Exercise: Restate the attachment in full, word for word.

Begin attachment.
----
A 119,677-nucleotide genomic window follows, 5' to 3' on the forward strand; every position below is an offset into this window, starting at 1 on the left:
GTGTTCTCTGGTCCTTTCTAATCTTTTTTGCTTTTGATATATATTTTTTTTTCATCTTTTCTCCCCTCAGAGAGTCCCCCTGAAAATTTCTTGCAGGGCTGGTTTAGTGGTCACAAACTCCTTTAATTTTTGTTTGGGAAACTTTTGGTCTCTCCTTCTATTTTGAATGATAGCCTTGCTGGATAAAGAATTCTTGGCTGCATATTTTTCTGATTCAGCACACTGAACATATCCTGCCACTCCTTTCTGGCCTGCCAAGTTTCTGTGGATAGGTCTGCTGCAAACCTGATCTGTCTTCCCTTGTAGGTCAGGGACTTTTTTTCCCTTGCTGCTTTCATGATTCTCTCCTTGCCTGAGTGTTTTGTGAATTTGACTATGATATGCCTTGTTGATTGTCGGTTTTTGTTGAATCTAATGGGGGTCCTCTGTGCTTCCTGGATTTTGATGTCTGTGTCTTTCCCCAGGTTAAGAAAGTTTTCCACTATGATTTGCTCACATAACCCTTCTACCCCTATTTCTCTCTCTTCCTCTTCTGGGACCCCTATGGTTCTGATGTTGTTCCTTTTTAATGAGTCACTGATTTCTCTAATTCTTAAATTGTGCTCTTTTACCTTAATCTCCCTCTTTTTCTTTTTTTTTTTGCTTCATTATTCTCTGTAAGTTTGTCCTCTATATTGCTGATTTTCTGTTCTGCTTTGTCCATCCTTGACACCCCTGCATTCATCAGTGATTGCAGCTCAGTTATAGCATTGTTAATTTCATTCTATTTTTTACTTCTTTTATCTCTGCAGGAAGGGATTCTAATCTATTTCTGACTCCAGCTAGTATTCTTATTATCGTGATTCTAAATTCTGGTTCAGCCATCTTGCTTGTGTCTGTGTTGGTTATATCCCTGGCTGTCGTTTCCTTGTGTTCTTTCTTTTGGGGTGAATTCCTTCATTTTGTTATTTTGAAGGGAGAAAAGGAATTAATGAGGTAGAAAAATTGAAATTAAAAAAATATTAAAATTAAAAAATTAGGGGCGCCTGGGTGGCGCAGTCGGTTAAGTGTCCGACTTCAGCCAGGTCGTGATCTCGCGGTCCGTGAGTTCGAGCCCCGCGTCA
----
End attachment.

A 119,677-nucleotide genomic window follows, 5' to 3' on the forward strand; every position below is an offset into this window, starting at 1 on the left:
GTGTTCTCTGGTCCTTTCTAATCTTTTTTGCTTTTGATATATATTTTTTTTTCATCTTTTCTCCCCTCAGAGAGTCCCCCTGAAAATTTCTTGCAGGGCTGGTTTAGTGGTCACAAACTCCTTTAATTTTTGTTTGGGAAACTTTTGGTCTCTCCTTCTATTTTGAATGATAGCCTTGCTGGATAAAGAATTCTTGGCTGCATATTTTTCTGATTCAGCACACTGAACATATCCTGCCACTCCTTTCTGGCCTGCCAAGTTTCTGTGGATAGGTCTGCTGCAAACCTGATCTGTCTTCCCTTGTAGGTCAGGGACTTTTTTTCCCTTGCTGCTTTCATGATTCTCTCCTTGCCTGAGTGTTTTGTGAATTTGACTATGATATGCCTTGTTGATTGTCGGTTTTTGTTGAATCTAATGGGGGTCCTCTGTGCTTCCTGGATTTTGATGTCTGTGTCTTTCCCCAGGTTAAGAAAGTTTTCCACTATGATTTGCTCACATAACCCTTCTACCCCTATTTCTCTCTCTTCCTCTTCTGGGACCCCTATGGTTCTGATGTTGTTCCTTTTTAATGAGTCACTGATTTCTCTAATTCTTAAATTGTGCTCTTTTACCTTAATCTCCCTCTTTTTCTTTTTTTTTTTGCTTCATTATTCTCTGTAAGTTTGTCCTCTATATTGCTGATTTTCTGTTCTGCTTTGTCCATCCTTGACACCCCTGCATTCATCAGTGATTGCAGCTCAGTTATAGCATTGTTAATTTCATTCTATTTTTTACTTCTTTTATCTCTGCAGGAAGGGATTCTAATCTATTTCTGACTCCAGCTAGTATTCTTATTATCGTGATTCTAAATTCTGGTTCAGCCATCTTGCTTGTGTCTGTGTTGGTTATATCCCTGGCTGTCGTTTCCTTGTGTTCTTTCTTTTGGGGTGAATTCCTTCATTTTGTTATTTTGAAGGGAGAAAAGGAATTAATGAGGTAGAAAAATTGAAATTAAAAAAATATTAAAATTAAAAAATTAGGGGCGCCTGGGTGGCGCAGTCGGTTAAGTGTCCGACTTCAGCCAGGTCGTGATCTCGCGGTCCGTGAGTTCGAGCCCCGCGTCA